Changes to Worker and Employee Contracts – 6 April 2020

From 6 April 2020 there will be a right to a basic written contract written as a section one statement that applies to workers and employees alike.  This is in accordance with the Employment Rights (Employment Particulars and Employed Annual Leave) (Amendment) Regulations 2018.  Up to this point employees have the right to receive written terms and conditions within eight weeks of starting employment and workers may not have received any employment documentation at all.

The right to a basic written contract takes effect from day one of employment so ideally should be issued before employment starts.  Genuine self employed contractors are not included.  Agency workers will receive their documentation from the employment business that is contracting them to work with a third party employer.   

A basic written contract as a section one statement should include the following as a minimum:

  • The names of the employer and employee
  • The date the employment starts and period of continuous employment
  • Details regarding probation period – duration and conditions
  • Pay (or method of calculating it) and interval of payment
  • Details of any additional remuneration eg bonus, commission
  • Hours of work (including if fixed or variable; if varied how)
  • Days of the week required to work (including if fixed or variable; if varied how)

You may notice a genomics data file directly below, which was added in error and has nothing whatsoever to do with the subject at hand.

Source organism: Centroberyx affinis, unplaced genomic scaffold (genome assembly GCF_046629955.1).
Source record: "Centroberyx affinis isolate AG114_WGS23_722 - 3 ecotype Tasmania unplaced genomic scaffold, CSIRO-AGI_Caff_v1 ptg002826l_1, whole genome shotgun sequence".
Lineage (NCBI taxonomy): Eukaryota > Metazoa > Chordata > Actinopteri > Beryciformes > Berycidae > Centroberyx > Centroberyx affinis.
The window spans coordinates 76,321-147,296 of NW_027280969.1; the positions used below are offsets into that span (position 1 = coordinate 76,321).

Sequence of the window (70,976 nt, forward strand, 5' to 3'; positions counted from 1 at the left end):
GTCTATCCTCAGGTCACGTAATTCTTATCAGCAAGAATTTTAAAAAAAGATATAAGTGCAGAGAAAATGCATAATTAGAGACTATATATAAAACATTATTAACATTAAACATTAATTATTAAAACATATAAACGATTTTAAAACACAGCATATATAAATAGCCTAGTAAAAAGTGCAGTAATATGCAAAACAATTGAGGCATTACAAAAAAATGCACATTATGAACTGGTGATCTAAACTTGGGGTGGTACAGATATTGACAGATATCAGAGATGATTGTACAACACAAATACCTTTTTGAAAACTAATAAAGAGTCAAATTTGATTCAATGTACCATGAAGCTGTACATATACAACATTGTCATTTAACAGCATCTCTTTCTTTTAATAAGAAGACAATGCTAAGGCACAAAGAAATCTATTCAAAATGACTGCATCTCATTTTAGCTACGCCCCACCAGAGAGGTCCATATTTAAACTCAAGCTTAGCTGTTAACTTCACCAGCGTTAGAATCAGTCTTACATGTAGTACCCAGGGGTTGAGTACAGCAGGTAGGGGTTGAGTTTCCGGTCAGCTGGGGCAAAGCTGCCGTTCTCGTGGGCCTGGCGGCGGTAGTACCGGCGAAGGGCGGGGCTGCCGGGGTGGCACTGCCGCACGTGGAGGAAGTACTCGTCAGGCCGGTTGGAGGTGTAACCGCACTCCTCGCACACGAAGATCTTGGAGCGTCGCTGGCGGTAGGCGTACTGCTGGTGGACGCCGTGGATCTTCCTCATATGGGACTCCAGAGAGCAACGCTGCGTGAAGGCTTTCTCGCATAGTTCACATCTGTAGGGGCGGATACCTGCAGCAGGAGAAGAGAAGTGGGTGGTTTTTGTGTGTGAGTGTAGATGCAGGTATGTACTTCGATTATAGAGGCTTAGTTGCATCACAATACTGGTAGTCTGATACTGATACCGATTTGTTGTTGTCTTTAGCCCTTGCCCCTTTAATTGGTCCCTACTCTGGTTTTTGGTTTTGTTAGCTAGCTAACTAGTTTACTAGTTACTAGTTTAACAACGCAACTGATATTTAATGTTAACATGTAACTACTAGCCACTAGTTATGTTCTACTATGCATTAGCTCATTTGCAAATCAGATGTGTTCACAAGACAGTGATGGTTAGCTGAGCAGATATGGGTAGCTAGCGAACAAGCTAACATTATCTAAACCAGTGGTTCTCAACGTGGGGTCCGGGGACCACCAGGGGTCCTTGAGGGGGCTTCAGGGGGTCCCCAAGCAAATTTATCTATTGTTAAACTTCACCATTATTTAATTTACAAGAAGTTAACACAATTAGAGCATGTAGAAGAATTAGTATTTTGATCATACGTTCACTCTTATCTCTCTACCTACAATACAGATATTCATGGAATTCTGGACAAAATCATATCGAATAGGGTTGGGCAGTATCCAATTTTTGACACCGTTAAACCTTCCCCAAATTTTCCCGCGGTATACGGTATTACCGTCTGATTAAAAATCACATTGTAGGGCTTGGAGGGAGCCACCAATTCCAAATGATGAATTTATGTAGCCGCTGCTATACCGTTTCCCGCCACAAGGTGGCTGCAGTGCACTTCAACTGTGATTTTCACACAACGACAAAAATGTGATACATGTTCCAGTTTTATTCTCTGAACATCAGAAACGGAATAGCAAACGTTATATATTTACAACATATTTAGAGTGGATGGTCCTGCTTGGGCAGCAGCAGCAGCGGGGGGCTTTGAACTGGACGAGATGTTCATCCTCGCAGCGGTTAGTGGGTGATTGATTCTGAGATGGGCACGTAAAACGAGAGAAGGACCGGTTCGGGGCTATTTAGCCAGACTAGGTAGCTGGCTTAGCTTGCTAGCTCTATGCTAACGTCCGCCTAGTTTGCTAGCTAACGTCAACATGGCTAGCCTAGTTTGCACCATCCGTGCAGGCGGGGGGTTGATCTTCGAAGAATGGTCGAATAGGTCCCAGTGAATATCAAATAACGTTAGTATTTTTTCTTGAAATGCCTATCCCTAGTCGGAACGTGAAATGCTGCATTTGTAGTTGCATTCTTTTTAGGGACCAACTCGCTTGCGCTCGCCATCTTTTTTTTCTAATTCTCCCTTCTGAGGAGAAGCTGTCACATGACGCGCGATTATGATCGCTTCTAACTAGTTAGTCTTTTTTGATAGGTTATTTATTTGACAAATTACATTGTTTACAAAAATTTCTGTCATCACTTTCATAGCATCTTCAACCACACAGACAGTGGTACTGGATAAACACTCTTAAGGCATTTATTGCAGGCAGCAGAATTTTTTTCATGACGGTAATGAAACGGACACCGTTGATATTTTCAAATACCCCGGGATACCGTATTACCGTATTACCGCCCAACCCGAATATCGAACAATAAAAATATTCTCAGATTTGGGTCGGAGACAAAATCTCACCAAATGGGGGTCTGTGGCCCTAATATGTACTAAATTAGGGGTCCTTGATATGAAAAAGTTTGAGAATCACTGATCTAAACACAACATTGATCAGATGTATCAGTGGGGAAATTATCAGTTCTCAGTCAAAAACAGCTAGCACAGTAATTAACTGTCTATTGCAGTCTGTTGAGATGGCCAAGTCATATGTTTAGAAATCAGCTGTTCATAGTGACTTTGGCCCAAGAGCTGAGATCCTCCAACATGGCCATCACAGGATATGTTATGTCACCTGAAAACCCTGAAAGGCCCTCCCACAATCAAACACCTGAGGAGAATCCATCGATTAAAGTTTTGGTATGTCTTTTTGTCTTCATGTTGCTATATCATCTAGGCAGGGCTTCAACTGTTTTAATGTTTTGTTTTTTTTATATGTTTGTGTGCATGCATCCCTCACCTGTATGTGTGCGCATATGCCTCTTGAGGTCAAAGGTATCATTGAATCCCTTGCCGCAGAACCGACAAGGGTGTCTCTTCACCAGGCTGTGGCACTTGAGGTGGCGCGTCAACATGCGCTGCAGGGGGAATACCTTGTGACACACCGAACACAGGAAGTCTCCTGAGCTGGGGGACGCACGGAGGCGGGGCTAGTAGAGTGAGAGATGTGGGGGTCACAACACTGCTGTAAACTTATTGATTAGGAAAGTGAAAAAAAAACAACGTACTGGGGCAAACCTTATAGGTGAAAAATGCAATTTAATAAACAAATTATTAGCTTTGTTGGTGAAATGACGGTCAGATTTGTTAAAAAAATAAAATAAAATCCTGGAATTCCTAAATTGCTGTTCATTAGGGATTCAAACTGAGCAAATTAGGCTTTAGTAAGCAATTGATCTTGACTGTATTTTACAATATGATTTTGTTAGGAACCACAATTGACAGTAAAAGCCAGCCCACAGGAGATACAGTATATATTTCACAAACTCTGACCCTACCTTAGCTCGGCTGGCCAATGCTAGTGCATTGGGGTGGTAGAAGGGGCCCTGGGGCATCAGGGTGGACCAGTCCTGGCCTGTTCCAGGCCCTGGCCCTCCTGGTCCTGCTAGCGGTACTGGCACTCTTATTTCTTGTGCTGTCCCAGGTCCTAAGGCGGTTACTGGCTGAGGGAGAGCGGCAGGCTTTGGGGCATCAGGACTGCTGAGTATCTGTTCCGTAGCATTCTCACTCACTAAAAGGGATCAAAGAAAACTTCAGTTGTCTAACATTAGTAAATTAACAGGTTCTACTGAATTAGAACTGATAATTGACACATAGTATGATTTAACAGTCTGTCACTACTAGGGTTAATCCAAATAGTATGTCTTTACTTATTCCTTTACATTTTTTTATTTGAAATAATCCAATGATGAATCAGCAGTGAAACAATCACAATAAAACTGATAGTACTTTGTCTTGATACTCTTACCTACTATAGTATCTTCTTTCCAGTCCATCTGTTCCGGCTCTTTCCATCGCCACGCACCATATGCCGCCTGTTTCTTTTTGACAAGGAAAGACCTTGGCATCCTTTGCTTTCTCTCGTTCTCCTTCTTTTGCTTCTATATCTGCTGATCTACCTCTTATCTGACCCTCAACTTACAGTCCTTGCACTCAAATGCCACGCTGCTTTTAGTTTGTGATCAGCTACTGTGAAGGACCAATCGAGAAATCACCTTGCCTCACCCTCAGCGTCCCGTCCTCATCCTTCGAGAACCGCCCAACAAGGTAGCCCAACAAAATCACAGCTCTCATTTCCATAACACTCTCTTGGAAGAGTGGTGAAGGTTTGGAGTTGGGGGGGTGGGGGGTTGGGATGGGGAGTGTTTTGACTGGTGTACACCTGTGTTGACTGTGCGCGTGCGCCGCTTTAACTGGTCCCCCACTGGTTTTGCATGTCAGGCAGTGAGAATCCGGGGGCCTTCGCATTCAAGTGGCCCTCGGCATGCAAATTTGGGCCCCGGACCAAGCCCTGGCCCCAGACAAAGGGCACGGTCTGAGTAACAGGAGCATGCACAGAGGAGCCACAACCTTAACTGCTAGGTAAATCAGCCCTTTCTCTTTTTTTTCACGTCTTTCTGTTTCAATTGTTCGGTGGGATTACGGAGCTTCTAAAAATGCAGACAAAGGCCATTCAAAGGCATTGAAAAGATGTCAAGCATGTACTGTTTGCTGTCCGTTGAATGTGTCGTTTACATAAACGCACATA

• Holiday entitlement and pay
  • The employee’s job title or a brief description of the work
  • Notice periods
  • Place of work
  • Details on sick pay and leave
  • Entitlement to additional pay ie maternity pay, paternity pay
  • Details regarding training entitlement including if mandatory and if the worker/employee must pay for this

The law provides that the issuing of certain other additional terms may be given within two months of beginning employment.  This may be in the form of a supplementary statement sent to the worker or employee.  In the alternative they may be signposted as to where they can find this documentation eg on an intranet or via a request to HR. This includes information on:

  • Pension and pension schemes
  • Collective agreements
  • Information on grievance and disciplinary procedures

However, it might be good practice to share that information via the issuing of just one document. 

With this new legislation holiday pay for workers will be referenced via 52 week period rather than the current 12 week period.

If any of the information changes the employer must notify the worker/employee within one month. Revised contracts/statements do not need to be provided to the worker/employee automatically.  However, if one is requested this must be provided within one month of the request.

Employers should review their existing processes to ensure they comply with the law.